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Towns make it three in a row as Marquis bats long in Geraldton Cricket League final

Victor Tanti & Jake Santa Maria Geraldton Guardian
Towns made it three titles in a row with a comprehensive win against Bluff Point.
Camera IconTowns made it three titles in a row with a comprehensive win against Bluff Point. Credit: Jake Santa Maria

It was by no means a classic but for Towns, it won’t matter as they completed a historic hat-trick of A-grade titles in the Geraldton Bendigo Bank Cricket League with a seven-wicket triumph over Bluff Point.

Towns, founded in 1945-46, have never claimed three premierships in a row until now.

The Pointers tried hard but Towns’ win was tribute to their depth and to Sam Crouch who’s had a glorious three years in charge.

“It’s massive and exhilarating and well-deserved for the boys for what they’ve done all year it just makes it all worthwhile,” Crouch said.

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“We just tried to keep it all simple and treat it as another game and worry about the history after which we managed to achieve.”

“It was a pity the outfield was so slow but I couldn’t have asked for more from my players, this is an awesome team to be part of.”

Bluff Point’s Jay O’Brien won the toss and elected to bat after the early loss of Callum Joss, leg before to Ringo McKenna (2-19), O’Brien (10) and Matt Russell (25) dug in until the 21st over.

Towns bowlers shared the wickets around Pictured: Kodi Giltrow
Camera IconTowns bowlers shared the wickets around Pictured: Kodi Giltrow Credit: Jake Santa Maria

It was 2-34 after O’Brien was held by Callum Marquis off Austin Breen (2-18) after at one stage he went scoreless for 40 balls as McKenna, Tom Forsyth (0-13 off 10 overs), Breen and Josh DeLacy bowled tight.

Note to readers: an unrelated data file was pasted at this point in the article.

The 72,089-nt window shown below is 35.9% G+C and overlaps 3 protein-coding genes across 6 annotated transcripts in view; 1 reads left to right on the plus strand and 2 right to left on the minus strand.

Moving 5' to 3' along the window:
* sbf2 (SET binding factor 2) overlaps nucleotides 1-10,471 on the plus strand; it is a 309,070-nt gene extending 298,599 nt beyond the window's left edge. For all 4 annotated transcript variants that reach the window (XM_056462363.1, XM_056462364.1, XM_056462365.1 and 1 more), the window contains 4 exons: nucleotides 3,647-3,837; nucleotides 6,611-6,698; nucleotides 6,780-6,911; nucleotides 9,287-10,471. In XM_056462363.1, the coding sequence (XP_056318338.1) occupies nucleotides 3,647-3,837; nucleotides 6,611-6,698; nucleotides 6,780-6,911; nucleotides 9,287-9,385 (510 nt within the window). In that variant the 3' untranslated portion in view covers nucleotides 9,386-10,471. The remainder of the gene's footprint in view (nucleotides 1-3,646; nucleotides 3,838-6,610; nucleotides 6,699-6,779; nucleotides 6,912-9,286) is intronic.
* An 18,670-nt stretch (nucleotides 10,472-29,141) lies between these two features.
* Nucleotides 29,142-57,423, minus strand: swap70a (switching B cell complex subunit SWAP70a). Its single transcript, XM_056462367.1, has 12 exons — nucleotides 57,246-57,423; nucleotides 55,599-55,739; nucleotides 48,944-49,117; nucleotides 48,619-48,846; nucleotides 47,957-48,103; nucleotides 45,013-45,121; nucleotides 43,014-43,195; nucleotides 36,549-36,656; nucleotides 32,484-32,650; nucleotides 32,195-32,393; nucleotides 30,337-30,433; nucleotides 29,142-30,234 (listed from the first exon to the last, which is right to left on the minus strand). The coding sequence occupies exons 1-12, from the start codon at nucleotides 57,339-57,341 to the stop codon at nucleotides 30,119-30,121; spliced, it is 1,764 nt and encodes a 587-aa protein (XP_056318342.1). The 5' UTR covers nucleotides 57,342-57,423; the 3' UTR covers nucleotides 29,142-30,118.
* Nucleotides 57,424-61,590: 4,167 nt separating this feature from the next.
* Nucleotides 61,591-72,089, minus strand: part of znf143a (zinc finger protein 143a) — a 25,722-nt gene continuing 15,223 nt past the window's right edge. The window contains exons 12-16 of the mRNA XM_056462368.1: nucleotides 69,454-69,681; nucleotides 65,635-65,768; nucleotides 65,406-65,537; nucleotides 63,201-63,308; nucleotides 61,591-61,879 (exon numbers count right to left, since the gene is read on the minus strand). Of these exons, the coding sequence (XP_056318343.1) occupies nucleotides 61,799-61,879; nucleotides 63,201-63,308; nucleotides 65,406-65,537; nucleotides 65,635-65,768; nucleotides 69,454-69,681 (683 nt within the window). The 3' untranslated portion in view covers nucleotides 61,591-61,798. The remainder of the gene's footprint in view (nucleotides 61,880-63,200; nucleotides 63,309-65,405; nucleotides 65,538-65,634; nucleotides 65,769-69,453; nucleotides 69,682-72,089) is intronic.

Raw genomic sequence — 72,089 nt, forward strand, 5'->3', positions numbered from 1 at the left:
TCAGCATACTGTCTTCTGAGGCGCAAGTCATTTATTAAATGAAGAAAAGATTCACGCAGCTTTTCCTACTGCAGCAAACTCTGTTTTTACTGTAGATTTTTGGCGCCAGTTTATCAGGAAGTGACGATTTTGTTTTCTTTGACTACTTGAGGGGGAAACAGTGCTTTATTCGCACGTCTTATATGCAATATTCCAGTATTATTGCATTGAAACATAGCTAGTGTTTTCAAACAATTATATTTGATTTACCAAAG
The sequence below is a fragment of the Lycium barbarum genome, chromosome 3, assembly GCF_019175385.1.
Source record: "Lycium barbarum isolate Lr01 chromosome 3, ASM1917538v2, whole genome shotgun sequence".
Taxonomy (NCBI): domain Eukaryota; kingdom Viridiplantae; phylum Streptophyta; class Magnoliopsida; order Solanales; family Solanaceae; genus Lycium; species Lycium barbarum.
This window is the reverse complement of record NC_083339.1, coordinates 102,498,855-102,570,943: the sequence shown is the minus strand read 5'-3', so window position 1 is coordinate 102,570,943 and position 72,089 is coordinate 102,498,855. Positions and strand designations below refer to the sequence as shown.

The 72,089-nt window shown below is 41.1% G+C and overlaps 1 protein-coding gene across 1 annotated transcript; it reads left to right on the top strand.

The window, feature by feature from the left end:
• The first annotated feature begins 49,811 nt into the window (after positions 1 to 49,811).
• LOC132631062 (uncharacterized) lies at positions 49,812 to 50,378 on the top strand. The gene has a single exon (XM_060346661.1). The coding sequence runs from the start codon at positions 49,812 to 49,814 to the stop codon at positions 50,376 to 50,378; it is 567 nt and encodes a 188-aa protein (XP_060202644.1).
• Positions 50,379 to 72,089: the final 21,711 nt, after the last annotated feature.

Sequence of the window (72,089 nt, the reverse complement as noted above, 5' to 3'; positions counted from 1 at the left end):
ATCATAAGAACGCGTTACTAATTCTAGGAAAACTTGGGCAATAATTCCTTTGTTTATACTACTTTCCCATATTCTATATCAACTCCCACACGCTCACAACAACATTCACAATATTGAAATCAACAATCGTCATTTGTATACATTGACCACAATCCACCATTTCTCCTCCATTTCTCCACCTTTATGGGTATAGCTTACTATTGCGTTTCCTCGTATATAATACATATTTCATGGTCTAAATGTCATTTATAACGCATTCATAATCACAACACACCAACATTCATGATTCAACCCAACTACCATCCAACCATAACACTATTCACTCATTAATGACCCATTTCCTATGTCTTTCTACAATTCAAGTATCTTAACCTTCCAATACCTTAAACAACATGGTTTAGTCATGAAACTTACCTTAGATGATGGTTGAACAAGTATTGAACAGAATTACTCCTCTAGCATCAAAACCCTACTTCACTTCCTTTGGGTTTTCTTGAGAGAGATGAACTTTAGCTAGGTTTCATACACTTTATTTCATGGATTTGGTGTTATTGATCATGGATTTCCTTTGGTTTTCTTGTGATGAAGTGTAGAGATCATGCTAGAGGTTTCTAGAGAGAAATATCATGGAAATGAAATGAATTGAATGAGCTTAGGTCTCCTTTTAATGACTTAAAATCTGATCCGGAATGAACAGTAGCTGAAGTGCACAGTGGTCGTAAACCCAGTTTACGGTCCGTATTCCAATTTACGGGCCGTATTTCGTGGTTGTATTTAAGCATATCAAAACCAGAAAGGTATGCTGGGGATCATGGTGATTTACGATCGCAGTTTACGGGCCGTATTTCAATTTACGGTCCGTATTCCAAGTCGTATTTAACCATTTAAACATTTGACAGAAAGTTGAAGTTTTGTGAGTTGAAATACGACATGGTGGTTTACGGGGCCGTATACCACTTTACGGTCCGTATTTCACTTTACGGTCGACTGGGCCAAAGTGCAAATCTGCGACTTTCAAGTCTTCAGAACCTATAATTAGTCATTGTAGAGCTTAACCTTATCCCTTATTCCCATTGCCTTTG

Russell fell soon after, caught by McKenna off Kodi Giltrow’s second ball before Giltrow (2-19) also had Aaron Thomas (11) nicely caught by Nathan Podmore as Thomas tried to go aerial to offset the slow outfield.

Sam Millett, Jayden Pinto (19) and Carl Shilling (20) did lift the tempo a tad but with even well-struck balls pulling up in the outfield, they resorted to risky ones and twos.

They got away with that to an extent but it was a fitting they lost their last wicket to a run-out having made an under-par 120.

Towns weren’t perfect in the field but Jeremy Bedford’s ‘keeping was top class and there were plenty of enthusiasm from Daniel Lennard and Dan Brimson.

With little value for shots Towns were happy to grind their way to victory Pictured: Callum Marquis
Camera IconWith little value for shots Towns were happy to grind their way to victory Pictured: Callum Marquis Credit: Jake Santa Maria

Towns were cautious in the reply with Marquis (56no) and Bedford (17) putting on 44 for the first wicket.

Bluff Point were bowling well but with a low total to defend they needed wickets, however, they would not get one until the 24th over when O’Brien (2-5) dismissed Bedford.

Three balls later Podmore was well caught by Mitch McAuliffe to give his side some hope but veteran Jai Russell (32) added 67 with Marquis and the game was won with 20 balls left.

Antonio Paradella appeals as Pointers toiled hard but struggled to find breakthroughs
Camera IconAntonio Paradella appeals as Pointers toiled hard but struggled to find breakthroughs Credit: Jake Santa Maria

Marquis, who faced 153 balls, won the Bob Taylor Best Player Medal to emulate his father Gerard (2009-10).

“I feel pretty stoked it’s such a family club Towns and to do it three times with such a young group and grow up together is unreal,” he said.

“I definitely made the conditions look a lot harder than it was, but I knew I had to keep going,”

“When me and Jeremy Bedford made it through the first 10 overs and then till drinks I thought we got this easy, there were nerves after the 50 to make sure I was still out there for the win.”

“ I’d rather have three flags and make a duck every time than have hundreds in losses, it was all about the team and was happy to contribute.”

The game reached no heights as it was too hard to score freely with Towns not managing a boundary until the 31st over as the winning run was greeted with relief as well as joy.

The Matt Gallop-prepared pitch was not to blame — it had bounce and movement but the curse of local cricket, slow outfields, meant it was laborious viewing at times.

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